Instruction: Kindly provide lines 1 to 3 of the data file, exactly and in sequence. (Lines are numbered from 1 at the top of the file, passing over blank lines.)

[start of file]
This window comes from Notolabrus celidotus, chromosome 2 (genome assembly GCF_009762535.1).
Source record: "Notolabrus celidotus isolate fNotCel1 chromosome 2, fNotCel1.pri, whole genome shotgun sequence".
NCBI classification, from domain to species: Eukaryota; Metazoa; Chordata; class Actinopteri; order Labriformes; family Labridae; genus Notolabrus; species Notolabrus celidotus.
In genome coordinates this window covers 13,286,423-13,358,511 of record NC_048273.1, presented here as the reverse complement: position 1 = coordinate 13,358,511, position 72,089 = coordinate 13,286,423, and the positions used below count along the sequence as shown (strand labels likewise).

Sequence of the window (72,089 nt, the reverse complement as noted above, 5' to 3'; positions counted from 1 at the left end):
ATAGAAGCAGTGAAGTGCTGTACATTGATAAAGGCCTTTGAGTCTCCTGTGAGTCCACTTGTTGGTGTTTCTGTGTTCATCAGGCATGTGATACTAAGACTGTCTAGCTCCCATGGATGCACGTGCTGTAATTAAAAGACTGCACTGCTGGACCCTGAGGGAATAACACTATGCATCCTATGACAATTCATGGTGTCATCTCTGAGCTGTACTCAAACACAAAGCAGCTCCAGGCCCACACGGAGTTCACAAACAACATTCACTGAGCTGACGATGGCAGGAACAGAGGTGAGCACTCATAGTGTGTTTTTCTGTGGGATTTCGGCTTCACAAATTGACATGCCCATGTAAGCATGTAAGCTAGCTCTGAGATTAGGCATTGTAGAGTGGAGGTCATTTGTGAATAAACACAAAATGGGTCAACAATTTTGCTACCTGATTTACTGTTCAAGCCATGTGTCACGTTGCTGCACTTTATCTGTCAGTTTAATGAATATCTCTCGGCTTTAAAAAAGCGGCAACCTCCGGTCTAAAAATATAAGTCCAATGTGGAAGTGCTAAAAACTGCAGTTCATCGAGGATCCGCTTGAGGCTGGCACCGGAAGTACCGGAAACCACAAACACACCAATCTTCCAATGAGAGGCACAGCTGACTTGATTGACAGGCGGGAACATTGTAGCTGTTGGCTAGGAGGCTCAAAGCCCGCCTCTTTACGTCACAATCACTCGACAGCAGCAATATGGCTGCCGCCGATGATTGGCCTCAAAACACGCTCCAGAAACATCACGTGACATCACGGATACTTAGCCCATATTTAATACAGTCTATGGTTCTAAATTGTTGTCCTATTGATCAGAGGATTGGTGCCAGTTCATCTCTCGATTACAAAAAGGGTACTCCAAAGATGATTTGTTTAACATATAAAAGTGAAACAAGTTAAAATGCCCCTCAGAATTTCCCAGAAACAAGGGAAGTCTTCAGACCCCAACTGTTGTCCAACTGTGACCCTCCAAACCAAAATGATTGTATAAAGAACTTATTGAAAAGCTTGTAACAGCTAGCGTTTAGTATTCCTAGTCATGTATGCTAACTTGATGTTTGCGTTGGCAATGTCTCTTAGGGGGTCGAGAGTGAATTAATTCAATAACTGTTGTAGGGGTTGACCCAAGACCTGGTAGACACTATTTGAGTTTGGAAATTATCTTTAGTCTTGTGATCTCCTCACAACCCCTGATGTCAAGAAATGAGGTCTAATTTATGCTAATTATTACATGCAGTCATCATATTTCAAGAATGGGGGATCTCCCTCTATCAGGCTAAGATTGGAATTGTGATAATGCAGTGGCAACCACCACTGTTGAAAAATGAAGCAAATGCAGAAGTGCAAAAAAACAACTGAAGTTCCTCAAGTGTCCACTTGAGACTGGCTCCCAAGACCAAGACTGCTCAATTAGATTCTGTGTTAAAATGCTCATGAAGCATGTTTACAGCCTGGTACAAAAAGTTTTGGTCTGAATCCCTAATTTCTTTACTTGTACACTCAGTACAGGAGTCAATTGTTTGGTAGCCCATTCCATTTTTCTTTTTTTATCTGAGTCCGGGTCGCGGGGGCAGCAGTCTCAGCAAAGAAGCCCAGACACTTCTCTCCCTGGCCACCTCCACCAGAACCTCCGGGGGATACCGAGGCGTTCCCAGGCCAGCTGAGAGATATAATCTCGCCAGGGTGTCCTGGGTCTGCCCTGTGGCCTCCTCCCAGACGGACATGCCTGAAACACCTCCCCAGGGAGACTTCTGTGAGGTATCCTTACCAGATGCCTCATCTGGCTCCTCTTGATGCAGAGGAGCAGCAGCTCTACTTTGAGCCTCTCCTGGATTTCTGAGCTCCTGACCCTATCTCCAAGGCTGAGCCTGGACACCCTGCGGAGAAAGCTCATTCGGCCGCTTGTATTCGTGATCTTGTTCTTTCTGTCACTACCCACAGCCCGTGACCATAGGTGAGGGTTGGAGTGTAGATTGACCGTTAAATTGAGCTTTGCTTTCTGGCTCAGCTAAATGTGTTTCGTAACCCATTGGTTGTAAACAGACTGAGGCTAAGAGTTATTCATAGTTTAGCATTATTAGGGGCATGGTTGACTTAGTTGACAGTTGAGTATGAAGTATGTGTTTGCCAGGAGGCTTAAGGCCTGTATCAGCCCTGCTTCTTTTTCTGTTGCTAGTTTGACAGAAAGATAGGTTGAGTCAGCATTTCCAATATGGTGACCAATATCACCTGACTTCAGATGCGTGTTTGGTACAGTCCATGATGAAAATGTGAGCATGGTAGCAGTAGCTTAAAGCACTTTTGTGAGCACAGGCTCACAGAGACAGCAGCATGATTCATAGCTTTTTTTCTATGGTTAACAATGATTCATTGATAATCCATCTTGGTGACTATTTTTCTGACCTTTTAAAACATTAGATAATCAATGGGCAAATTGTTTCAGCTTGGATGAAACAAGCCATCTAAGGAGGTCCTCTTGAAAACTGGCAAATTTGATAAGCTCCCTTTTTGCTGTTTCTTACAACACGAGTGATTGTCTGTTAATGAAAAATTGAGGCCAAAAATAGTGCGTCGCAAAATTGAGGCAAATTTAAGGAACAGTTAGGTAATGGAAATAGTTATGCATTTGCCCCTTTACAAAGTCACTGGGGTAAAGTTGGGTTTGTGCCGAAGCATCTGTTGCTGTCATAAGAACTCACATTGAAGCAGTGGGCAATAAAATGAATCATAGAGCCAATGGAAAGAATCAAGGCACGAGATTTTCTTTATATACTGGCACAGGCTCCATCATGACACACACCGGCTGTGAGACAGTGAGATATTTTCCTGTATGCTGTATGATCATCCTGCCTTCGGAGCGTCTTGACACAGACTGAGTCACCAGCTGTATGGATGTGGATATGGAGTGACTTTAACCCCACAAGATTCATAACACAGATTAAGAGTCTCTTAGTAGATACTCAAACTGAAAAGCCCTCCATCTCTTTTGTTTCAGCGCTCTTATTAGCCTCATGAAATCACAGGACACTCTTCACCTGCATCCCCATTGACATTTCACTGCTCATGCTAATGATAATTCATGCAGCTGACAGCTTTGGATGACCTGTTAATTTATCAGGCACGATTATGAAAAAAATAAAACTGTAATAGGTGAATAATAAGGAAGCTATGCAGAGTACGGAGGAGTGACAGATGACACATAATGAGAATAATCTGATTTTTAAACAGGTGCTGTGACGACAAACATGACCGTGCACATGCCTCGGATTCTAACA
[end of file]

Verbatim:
This window comes from Notolabrus celidotus, chromosome 2 (genome assembly GCF_009762535.1).
Source record: "Notolabrus celidotus isolate fNotCel1 chromosome 2, fNotCel1.pri, whole genome shotgun sequence".
NCBI classification, from domain to species: Eukaryota; Metazoa; Chordata; class Actinopteri; order Labriformes; family Labridae; genus Notolabrus; species Notolabrus celidotus.